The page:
Jackson stopped himself. He smiled.
"Quiet," he said. "And just have fun."
It began again yesterday, with a 31-13 Eagles win over the Rams. Jackson's first catch was a 41-yarder in the first quarter that was accomplished between the vise created by two Rams defenders, cornerback Ron Bartell and safety Craig Dahl. Jackson lost his hat in the collision but held the ball, popping up to his feet and popping his jersey and signaling to the world that whatever you think of him, and whatever you worry about his contract non-renegotiation, DeSean is still DeSean.
It is what the Eagles need to see.
His mind-set, he said, is, "Go out there and play football, man - something I've been doing my whole life. I really don't get too caught up in everything else. People probably assume this and this, but the only thing I can do is go out there and play my best game and just help this team win games."
Jackson ended up having a pretty typical Jackson kind of day - six catches, 102 yards and a touchdown - but with a couple of twists. One was the drop of the sideline bomb that woulda/coulda/shoulda gone for 87 yards for a touchdown - because those are the kinds of passes that Jackson always catches.
"I definitely do feel like I could have had that ball up the sidelines," he said. "It kind of got on me very quick. I wasn't able to really get my hands turned around. It was a very frustrating play. I'll go back and look at film and just try to stay away from many plays like that."
Another twist on his day was the touchdown, a 6-yarder that was the result of an incredible throw by Michael Vick in the third quarter - because the catch came in the red zone, a place where Jackson has not always tread very effectively. He had only one red-zone touchdown last season.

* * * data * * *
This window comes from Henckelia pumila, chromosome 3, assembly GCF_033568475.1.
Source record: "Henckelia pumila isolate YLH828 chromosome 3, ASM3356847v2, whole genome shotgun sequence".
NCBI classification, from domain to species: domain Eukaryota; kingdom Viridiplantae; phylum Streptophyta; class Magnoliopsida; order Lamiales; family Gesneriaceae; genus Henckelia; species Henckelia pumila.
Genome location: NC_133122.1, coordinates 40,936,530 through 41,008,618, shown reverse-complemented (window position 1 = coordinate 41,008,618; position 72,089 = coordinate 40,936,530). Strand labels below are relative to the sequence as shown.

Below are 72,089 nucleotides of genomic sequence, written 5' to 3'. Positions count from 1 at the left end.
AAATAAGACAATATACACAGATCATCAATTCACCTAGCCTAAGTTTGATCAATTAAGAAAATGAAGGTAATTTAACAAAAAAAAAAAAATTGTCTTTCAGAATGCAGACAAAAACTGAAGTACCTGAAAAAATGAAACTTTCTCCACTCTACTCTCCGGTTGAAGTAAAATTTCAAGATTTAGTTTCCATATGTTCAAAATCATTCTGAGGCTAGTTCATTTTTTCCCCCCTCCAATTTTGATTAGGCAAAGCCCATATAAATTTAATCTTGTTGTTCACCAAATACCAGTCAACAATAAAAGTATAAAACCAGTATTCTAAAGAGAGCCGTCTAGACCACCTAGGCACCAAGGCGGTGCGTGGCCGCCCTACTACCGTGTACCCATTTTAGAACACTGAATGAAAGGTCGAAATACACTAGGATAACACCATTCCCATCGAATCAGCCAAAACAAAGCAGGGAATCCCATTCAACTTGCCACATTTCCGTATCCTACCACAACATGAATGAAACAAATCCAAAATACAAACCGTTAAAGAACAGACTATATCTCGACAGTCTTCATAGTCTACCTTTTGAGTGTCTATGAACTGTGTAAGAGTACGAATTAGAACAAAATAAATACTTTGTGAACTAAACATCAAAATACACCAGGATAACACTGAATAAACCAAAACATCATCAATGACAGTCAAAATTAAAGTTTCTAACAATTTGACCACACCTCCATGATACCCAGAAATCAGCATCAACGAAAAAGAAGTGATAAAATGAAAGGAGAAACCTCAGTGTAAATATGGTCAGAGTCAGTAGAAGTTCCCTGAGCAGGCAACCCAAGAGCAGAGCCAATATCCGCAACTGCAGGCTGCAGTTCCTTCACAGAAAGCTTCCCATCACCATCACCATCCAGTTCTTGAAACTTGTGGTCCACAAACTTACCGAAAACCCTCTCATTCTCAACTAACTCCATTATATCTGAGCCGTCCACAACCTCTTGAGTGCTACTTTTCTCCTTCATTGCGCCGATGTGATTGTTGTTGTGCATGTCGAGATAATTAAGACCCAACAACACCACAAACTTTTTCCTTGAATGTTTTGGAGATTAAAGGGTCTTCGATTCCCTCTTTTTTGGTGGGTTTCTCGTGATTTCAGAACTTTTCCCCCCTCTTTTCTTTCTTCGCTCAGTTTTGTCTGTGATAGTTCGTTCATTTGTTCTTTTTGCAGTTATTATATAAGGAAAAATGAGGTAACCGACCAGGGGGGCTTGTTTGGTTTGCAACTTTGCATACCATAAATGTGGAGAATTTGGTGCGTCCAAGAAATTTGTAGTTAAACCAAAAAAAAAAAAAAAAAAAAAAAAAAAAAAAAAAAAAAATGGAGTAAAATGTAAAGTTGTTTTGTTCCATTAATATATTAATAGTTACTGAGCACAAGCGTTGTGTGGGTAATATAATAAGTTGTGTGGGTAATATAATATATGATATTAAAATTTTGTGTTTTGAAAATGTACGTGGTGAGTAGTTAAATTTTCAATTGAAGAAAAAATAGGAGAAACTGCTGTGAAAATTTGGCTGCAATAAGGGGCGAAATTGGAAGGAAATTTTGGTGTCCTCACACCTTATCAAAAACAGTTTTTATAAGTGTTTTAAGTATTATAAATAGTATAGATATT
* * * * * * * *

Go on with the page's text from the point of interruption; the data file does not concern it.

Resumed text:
"Honestly, it was a great throw," Jackson said, mostly because of the intense pressure that was in Vick's face as he backpedaled before he fired. "I looked up and it was a couple of yards in front of me, so I had to kind of turn on my speed a little bit to get to that ball. Any time he's able to put balls like that out in front of us, we're just able to go out there and make plays and do what we do."
What Jackson does is stretch the field and attract defensive attention and make plays that you can never forget. There are days, many days, when Jeremy Maclin is the more consistent route runner, and days, many days, when Jason Avant is tougher in traffic, but Jackson's talent is special and undeniable. The argument isn't even worth having.
That doesn't mean figuring out his compensation will be easy because Jackson is such a unique package - and, frankly, that is other people's business. The rest of us are just trying to divine a hint about Jackson's temperament during this uncertainty - and it is interesting. Someone suggested yesterday that he might shy away from contact in this situation, but Jackson immediately countered with the opposite.
"Actually, I'm playing with an extra edge out there," he said. "It goes back, kind of like my rookie year, when everybody said I was too small, just all of the negative things. I just use everything I can as an edge."
But to what end?
Will he get the new deal?
Is he sure?
"I'm positive," DeSean Jackson said. "I'm a positive person."
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